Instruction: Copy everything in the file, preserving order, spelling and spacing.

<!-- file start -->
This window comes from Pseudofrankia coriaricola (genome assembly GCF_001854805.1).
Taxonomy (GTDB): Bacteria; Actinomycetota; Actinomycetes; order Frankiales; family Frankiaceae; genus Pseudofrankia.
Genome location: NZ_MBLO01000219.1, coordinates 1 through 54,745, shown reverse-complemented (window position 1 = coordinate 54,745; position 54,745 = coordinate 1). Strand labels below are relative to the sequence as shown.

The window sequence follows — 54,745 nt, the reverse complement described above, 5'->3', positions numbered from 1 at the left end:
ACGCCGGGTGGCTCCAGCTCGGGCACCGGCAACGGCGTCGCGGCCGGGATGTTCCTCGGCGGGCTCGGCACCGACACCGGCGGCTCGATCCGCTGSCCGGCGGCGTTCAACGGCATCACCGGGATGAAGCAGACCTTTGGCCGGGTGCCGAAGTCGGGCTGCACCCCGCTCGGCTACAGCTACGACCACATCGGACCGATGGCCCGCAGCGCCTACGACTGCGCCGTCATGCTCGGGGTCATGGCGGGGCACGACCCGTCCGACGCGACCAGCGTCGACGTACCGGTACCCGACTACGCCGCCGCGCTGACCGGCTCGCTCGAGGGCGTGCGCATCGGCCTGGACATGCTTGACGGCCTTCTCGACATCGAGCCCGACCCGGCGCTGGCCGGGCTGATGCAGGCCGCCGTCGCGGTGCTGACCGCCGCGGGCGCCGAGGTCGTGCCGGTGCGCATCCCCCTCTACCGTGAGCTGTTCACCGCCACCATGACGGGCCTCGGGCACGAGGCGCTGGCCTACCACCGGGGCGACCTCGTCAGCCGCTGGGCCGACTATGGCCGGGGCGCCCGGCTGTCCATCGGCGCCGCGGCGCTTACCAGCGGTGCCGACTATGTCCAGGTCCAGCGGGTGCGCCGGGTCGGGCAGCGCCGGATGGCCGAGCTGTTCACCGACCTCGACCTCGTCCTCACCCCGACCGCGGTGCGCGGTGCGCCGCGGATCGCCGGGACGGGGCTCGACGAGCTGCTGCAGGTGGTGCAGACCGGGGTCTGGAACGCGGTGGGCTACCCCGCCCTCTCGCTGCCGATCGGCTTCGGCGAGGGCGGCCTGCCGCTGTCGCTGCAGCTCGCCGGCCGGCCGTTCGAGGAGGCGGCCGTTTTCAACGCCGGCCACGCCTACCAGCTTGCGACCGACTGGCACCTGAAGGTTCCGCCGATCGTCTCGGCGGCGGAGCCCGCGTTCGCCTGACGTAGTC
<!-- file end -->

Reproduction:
This window comes from Pseudofrankia coriaricola (genome assembly GCF_001854805.1).
Taxonomy (GTDB): Bacteria; Actinomycetota; Actinomycetes; order Frankiales; family Frankiaceae; genus Pseudofrankia.
Genome location: NZ_MBLO01000219.1, coordinates 1 through 54,745, shown reverse-complemented (window position 1 = coordinate 54,745; position 54,745 = coordinate 1). Strand labels below are relative to the sequence as shown.

The window sequence follows — 54,745 nt, the reverse complement described above, 5'->3', positions numbered from 1 at the left end:
ACGCCGGGTGGCTCCAGCTCGGGCACCGGCAACGGCGTCGCGGCCGGGATGTTCCTCGGCGGGCTCGGCACCGACACCGGCGGCTCGATCCGCTGSCCGGCGGCGTTCAACGGCATCACCGGGATGAAGCAGACCTTTGGCCGGGTGCCGAAGTCGGGCTGCACCCCGCTCGGCTACAGCTACGACCACATCGGACCGATGGCCCGCAGCGCCTACGACTGCGCCGTCATGCTCGGGGTCATGGCGGGGCACGACCCGTCCGACGCGACCAGCGTCGACGTACCGGTACCCGACTACGCCGCCGCGCTGACCGGCTCGCTCGAGGGCGTGCGCATCGGCCTGGACATGCTTGACGGCCTTCTCGACATCGAGCCCGACCCGGCGCTGGCCGGGCTGATGCAGGCCGCCGTCGCGGTGCTGACCGCCGCGGGCGCCGAGGTCGTGCCGGTGCGCATCCCCCTCTACCGTGAGCTGTTCACCGCCACCATGACGGGCCTCGGGCACGAGGCGCTGGCCTACCACCGGGGCGACCTCGTCAGCCGCTGGGCCGACTATGGCCGGGGCGCCCGGCTGTCCATCGGCGCCGCGGCGCTTACCAGCGGTGCCGACTATGTCCAGGTCCAGCGGGTGCGCCGGGTCGGGCAGCGCCGGATGGCCGAGCTGTTCACCGACCTCGACCTCGTCCTCACCCCGACCGCGGTGCGCGGTGCGCCGCGGATCGCCGGGACGGGGCTCGACGAGCTGCTGCAGGTGGTGCAGACCGGGGTCTGGAACGCGGTGGGCTACCCCGCCCTCTCGCTGCCGATCGGCTTCGGCGAGGGCGGCCTGCCGCTGTCGCTGCAGCTCGCCGGCCGGCCGTTCGAGGAGGCGGCCGTTTTCAACGCCGGCCACGCCTACCAGCTTGCGACCGACTGGCACCTGAAGGTTCCGCCGATCGTCTCGGCGGCGGAGCCCGCGTTCGCCTGACGTAGTC